Max has always been one to do things by the books.
Back in Valdemar, that led to constant twitting from Heralds and fellow Companions alike about his passion for history and protocol (and related tendency to show up at whatever Collegium classes were near the first-floor windows) - not to mention the not-quite-joking expectation that when he finally went out to Choose, he'd be bringing home the next Chronicler or Dean.
Here in Corona it's... well, it's harder. Not the being here: Max could cite you - if you asked him, which of course no one has - book, page, and line of a half-a-dozen exceptions that mean his presence OutKingdom is, if unusual, not extraordinary. (He'd recited them all to himself as he crossed the Border, then again when he crossed the next, and again every day after that.) It's the simple problem that he's so far from home that no one has heard of Heralds or Companions; and, while they seem to expect intelligent animals, that's all they expect. No one thinks to read a few shelves of histories or etiquette manuals to a horse, no matter how helpful he makes himself.
But he finds a job, such as it is, working for the castle guard (c.f. the last Chronicle of King Sendar, page 200-201, Companion Kantor) as he waits for the nagging feeling inside him to straighten out - first it pulls one way, then another, then nowhere at all. There's a mage out there interfering with his call, he's almost sure of it. But Max hasn't got much Gift in that area to speak of and way out here he's too far to mindspeak for help from someone who does, so he leaves it, trusting that he hasn't been led into something he can't solve on his own. That, after all, is not how it's supposed to work.
So he thinks of his new life as practice: bar access to historical books and his Chosen-to-be, living the culture is the best way he has to get familiar with it and to predict any problems he might have getting both of them back home. And it's not so bad, really, when you come down to it; them thinking him a horse gives him a bit of leeway when it comes to learning what he's supposed to do - and when it comes to overhearing as much as he can to compensate for the lack of real studying.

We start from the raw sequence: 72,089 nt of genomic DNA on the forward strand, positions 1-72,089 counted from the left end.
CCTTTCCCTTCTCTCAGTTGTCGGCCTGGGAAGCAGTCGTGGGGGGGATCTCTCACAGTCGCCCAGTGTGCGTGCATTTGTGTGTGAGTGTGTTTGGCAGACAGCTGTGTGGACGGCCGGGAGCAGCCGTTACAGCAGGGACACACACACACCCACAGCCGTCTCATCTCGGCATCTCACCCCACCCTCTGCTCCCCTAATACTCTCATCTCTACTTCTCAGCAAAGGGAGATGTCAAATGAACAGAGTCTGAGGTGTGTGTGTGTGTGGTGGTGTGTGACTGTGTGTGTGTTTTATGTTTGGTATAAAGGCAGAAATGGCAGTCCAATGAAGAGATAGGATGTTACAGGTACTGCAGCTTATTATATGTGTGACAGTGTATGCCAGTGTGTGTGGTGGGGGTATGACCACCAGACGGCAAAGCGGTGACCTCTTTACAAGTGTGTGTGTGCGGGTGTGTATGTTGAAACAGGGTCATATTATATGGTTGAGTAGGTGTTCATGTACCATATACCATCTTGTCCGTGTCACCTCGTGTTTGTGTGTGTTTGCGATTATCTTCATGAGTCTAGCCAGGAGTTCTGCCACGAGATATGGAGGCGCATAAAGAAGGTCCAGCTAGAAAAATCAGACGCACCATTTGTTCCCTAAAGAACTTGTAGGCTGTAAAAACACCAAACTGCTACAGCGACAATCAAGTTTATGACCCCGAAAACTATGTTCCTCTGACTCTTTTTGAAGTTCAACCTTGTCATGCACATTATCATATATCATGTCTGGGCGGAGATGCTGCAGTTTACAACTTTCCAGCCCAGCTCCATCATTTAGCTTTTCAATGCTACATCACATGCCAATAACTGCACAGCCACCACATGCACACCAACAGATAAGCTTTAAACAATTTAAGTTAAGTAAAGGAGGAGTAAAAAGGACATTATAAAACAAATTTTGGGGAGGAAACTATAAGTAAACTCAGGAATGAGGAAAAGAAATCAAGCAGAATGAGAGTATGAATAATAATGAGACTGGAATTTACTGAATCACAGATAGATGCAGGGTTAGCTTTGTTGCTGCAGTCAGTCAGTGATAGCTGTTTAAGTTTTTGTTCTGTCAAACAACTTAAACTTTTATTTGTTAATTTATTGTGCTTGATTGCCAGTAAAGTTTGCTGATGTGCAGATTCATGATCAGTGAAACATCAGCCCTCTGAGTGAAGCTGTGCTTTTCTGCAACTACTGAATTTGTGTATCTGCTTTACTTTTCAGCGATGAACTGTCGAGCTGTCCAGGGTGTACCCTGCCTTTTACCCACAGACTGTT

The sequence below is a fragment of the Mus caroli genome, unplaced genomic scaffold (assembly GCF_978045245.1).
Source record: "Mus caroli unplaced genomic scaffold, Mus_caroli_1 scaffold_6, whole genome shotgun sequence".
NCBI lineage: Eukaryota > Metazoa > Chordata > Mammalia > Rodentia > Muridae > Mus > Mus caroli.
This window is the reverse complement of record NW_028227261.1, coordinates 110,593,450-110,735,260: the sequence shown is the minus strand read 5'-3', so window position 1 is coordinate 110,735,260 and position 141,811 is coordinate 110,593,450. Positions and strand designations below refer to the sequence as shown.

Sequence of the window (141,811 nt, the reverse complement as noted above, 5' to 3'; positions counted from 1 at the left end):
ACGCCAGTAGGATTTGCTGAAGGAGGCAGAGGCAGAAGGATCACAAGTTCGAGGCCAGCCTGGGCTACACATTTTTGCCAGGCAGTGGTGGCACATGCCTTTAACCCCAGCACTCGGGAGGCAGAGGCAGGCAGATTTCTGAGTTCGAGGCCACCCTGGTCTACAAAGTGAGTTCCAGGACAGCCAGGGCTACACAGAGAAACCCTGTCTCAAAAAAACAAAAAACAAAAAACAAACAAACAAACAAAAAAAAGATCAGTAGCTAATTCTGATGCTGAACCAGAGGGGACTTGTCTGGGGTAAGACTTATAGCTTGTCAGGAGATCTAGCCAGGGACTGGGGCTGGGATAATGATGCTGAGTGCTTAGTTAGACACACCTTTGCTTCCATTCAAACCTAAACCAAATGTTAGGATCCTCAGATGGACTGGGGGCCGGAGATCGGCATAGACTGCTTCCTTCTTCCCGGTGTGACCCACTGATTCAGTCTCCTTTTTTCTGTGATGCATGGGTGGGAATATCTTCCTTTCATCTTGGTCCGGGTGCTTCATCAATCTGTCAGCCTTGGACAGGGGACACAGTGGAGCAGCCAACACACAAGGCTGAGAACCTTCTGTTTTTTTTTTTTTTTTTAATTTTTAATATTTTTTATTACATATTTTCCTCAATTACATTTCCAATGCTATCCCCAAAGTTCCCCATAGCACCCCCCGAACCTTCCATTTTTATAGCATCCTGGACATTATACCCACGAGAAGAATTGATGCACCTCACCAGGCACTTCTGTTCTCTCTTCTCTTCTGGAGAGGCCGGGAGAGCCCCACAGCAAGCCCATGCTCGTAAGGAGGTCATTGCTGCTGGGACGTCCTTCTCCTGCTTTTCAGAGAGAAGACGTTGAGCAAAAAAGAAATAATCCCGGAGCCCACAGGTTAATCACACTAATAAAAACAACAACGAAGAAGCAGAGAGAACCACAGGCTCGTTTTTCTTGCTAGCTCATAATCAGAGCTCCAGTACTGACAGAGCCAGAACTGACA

That's how he learns about the missing princess, though at first he doesn't think much of it beyond a page or three in the footnotes of the report he's constantly mentally compiling about Corona and its laws and customs.
It might have stayed that way, except he's just as indignant as the others in his unit when someone breaks into the castle under his very nose and more determined to catch him than any of them, desperate to be finally doing something useful and earning his disguise's keep. The crown is valuable in itself, which is no doubt why they targeted it, but to the people of Corona (and to the castle guards) it's more, a symbol of that same stolen princess. To Max it's a symbol of propriety and authority - and he can't help but react to their hurt.
As he chases the thief out of the city proper, though, he notices that while he still can't tell where the Call is pulling him, it's definitely getting stronger, more and more so by the hour. What this means, he isn't sure, but he does his best not to think about Cymry... or Kalira.
When he finally - finally - manages to corner Flynn Rider, after a series of misadventures with cliffs and dams and trees that he does not care to think about, he almost wishes he hadn't. It's not because of him; that much, at least, Max is thankful for. But the girl with him, the one who rescued him earlier: she's different, and it's not just her obvious Healing talent.
Something sings inside him, loud and glorious, when he finds himself looking into her eyes. This is her - he's been looking for her his entire life - but at the same time it's not her; the magic is still about her, twisted up and tangled in a strange mess that he can't even begin to understand.
He knows what to do; has always known what to do, deep in the part of him that changed when he came back from the Havens. But now is not the right time to add himself to the trouble that Flynn Rider has landed all of them in, so - he doesn't do it. Not yet. (Kantor waited to choose Alberich: the page of text swims before his eyes like he was staring at the Chronicle itself as he does what the girl tells him, like some kind of trick pony, in half-stunned shock. Rolan waited for Talia.)
After that, of course, there's no question of taking sides against her even if it means helping a criminal.
It's when he's helping them get back to the capital and all the pieces finally start to fall together that Max thinks he might be really, inescapably in over his head, no matter how many times he tells himself that Darenthallis was Prince of Rethwellan and Tashir was the last of the Remeordis. This isn't a dying Kingdom; he should know, he's spent months living in the capital, learning their past and present. She isn't the younger brother in a line already firmly established. The girl - Rapunzel - is Corona's direct heir, and from all he's heard and seen, there will never be more children.
When he finishes this and they go back to the Collegium, he'll be ruining the succession of a country Valdemar has had barely any contact with and causing the worst unprovoked diplomatic incident since he can't even think of when, not to mention taking the person he loves most from a home she's only just found again and a life she never had the chance to live.
He thinks for a long, long time before he accepts that while Companions often choose unexpectedly, they have always chosen. Until now.